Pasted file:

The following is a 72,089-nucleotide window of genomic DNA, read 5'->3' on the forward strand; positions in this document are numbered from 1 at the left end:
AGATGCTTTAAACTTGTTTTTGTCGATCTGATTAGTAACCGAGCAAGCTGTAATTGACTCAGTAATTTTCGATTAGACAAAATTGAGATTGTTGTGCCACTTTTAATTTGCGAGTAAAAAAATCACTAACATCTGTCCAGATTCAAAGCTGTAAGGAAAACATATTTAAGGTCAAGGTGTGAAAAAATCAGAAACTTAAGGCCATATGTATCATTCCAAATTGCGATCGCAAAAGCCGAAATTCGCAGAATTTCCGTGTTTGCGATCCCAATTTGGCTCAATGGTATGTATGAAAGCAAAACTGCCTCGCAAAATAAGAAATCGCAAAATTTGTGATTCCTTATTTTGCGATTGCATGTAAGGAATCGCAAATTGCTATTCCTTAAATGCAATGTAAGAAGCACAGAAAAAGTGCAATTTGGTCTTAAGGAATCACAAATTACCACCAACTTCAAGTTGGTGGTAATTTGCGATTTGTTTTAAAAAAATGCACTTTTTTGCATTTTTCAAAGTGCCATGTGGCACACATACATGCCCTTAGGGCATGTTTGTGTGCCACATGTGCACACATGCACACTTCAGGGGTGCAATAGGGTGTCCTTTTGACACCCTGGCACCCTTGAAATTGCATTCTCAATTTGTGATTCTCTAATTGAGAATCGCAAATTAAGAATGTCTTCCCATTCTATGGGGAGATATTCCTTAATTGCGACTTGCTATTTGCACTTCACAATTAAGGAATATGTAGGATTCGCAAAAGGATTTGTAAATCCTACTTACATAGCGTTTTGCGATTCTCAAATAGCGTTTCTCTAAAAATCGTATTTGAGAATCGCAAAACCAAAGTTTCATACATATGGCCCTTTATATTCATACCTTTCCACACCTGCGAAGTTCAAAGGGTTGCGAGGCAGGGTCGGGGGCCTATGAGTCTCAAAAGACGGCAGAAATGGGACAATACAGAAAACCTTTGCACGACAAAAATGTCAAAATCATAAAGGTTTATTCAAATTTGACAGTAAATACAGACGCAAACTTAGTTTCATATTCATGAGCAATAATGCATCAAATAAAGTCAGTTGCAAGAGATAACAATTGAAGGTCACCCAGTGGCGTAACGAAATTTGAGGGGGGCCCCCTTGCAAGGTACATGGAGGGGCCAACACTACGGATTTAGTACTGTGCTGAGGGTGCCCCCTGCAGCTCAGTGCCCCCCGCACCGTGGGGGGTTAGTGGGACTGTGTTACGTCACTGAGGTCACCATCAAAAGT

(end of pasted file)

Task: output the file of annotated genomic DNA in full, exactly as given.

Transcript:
The following is a 72,089-nucleotide window of genomic DNA, read 5'->3' on the forward strand; positions in this document are numbered from 1 at the left end:
AGATGCTTTAAACTTGTTTTTGTCGATCTGATTAGTAACCGAGCAAGCTGTAATTGACTCAGTAATTTTCGATTAGACAAAATTGAGATTGTTGTGCCACTTTTAATTTGCGAGTAAAAAAATCACTAACATCTGTCCAGATTCAAAGCTGTAAGGAAAACATATTTAAGGTCAAGGTGTGAAAAAATCAGAAACTTAAGGCCATATGTATCATTCCAAATTGCGATCGCAAAAGCCGAAATTCGCAGAATTTCCGTGTTTGCGATCCCAATTTGGCTCAATGGTATGTATGAAAGCAAAACTGCCTCGCAAAATAAGAAATCGCAAAATTTGTGATTCCTTATTTTGCGATTGCATGTAAGGAATCGCAAATTGCTATTCCTTAAATGCAATGTAAGAAGCACAGAAAAAGTGCAATTTGGTCTTAAGGAATCACAAATTACCACCAACTTCAAGTTGGTGGTAATTTGCGATTTGTTTTAAAAAAATGCACTTTTTTGCATTTTTCAAAGTGCCATGTGGCACACATACATGCCCTTAGGGCATGTTTGTGTGCCACATGTGCACACATGCACACTTCAGGGGTGCAATAGGGTGTCCTTTTGACACCCTGGCACCCTTGAAATTGCATTCTCAATTTGTGATTCTCTAATTGAGAATCGCAAATTAAGAATGTCTTCCCATTCTATGGGGAGATATTCCTTAATTGCGACTTGCTATTTGCACTTCACAATTAAGGAATATGTAGGATTCGCAAAAGGATTTGTAAATCCTACTTACATAGCGTTTTGCGATTCTCAAATAGCGTTTCTCTAAAAATCGTATTTGAGAATCGCAAAACCAAAGTTTCATACATATGGCCCTTTATATTCATACCTTTCCACACCTGCGAAGTTCAAAGGGTTGCGAGGCAGGGTCGGGGGCCTATGAGTCTCAAAAGACGGCAGAAATGGGACAATACAGAAAACCTTTGCACGACAAAAATGTCAAAATCATAAAGGTTTATTCAAATTTGACAGTAAATACAGACGCAAACTTAGTTTCATATTCATGAGCAATAATGCATCAAATAAAGTCAGTTGCAAGAGATAACAATTGAAGGTCACCCAGTGGCGTAACGAAATTTGAGGGGGGCCCCCTTGCAAGGTACATGGAGGGGCCAACACTACGGATTTAGTACTGTGCTGAGGGTGCCCCCTGCAGCTCAGTGCCCCCCGCACCGTGGGGGGTTAGTGGGACTGTGTTACGTCACTGAGGTCACCATCAAAAGT